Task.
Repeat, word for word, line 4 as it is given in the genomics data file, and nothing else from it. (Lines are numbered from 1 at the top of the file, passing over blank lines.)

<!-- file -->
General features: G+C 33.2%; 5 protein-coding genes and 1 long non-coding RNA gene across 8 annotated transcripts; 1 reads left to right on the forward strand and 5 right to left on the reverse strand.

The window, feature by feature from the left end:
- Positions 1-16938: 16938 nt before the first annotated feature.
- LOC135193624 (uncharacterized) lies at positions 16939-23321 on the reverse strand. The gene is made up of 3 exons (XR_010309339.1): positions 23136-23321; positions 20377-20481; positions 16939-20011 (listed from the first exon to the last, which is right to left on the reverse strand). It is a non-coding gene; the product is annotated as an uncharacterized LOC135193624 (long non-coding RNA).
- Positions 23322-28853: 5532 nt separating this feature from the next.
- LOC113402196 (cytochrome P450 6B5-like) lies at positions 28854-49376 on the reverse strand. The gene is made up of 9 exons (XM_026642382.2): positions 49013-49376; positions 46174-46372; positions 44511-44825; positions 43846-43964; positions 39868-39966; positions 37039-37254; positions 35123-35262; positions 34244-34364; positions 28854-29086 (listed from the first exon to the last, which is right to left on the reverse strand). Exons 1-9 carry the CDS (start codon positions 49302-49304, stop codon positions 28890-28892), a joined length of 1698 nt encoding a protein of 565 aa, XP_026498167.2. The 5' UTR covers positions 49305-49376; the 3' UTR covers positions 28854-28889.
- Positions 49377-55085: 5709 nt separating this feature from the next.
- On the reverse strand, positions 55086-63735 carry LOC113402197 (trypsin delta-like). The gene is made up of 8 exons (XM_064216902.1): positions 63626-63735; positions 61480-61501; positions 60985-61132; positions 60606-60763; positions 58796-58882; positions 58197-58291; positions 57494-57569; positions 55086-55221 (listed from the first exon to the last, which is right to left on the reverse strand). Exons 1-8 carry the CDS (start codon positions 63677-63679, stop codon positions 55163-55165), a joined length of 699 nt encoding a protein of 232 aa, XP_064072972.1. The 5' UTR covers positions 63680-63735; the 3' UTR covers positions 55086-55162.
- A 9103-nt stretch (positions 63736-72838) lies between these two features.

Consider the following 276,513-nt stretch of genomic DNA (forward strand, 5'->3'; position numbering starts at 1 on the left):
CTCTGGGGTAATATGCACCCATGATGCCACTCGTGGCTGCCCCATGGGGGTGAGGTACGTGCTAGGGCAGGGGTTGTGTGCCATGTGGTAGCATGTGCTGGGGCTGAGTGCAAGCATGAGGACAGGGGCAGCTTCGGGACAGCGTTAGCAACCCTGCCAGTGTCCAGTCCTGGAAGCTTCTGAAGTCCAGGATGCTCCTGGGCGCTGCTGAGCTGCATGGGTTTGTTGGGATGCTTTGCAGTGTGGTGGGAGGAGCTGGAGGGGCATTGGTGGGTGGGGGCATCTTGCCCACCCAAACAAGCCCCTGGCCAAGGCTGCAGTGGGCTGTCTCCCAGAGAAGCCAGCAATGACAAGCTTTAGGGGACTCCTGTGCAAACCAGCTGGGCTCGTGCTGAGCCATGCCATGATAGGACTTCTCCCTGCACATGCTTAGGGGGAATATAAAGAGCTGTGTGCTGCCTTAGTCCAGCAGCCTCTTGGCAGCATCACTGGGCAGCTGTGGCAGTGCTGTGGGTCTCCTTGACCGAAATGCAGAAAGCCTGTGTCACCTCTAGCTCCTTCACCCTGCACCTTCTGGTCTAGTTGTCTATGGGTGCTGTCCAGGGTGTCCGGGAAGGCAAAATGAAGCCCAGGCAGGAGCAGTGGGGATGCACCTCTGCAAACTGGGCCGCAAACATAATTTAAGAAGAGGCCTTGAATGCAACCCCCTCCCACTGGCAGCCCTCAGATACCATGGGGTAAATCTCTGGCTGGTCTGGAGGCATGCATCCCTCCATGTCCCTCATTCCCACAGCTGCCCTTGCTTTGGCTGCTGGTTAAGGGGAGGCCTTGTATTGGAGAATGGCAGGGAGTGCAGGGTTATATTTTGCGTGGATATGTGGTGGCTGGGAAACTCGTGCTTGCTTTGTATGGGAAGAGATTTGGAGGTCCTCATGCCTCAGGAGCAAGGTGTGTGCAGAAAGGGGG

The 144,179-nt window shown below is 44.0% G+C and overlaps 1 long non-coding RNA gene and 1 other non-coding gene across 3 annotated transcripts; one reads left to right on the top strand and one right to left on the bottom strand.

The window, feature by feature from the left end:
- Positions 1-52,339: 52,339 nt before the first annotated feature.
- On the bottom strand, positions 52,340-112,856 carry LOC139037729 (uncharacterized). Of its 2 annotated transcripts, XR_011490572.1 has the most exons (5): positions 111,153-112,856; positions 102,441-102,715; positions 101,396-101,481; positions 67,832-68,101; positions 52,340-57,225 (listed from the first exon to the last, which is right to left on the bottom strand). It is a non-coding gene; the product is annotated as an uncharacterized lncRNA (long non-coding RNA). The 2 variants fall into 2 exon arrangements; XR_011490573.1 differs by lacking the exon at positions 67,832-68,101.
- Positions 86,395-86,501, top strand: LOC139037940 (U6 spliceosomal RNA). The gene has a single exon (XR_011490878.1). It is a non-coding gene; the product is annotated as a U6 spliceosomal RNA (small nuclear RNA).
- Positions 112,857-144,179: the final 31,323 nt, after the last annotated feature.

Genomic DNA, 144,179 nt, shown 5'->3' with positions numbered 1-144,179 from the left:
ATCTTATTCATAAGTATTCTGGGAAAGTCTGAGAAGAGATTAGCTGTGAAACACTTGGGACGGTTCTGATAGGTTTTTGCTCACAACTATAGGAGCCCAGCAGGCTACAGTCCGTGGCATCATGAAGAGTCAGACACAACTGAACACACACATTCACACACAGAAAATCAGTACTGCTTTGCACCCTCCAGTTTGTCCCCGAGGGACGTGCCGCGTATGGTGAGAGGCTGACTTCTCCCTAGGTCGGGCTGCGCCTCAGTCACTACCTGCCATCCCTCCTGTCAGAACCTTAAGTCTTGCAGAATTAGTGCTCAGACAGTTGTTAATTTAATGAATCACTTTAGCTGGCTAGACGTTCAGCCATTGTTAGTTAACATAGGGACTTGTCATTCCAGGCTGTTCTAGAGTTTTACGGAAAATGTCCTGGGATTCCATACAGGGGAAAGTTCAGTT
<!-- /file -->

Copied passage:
- LOC135193624 (uncharacterized) lies at positions 16939-23321 on the reverse strand. The gene is made up of 3 exons (XR_010309339.1): positions 23136-23321; positions 20377-20481; positions 16939-20011 (listed from the first exon to the last, which is right to left on the reverse strand). It is a non-coding gene; the product is annotated as an uncharacterized LOC135193624 (long non-coding RNA).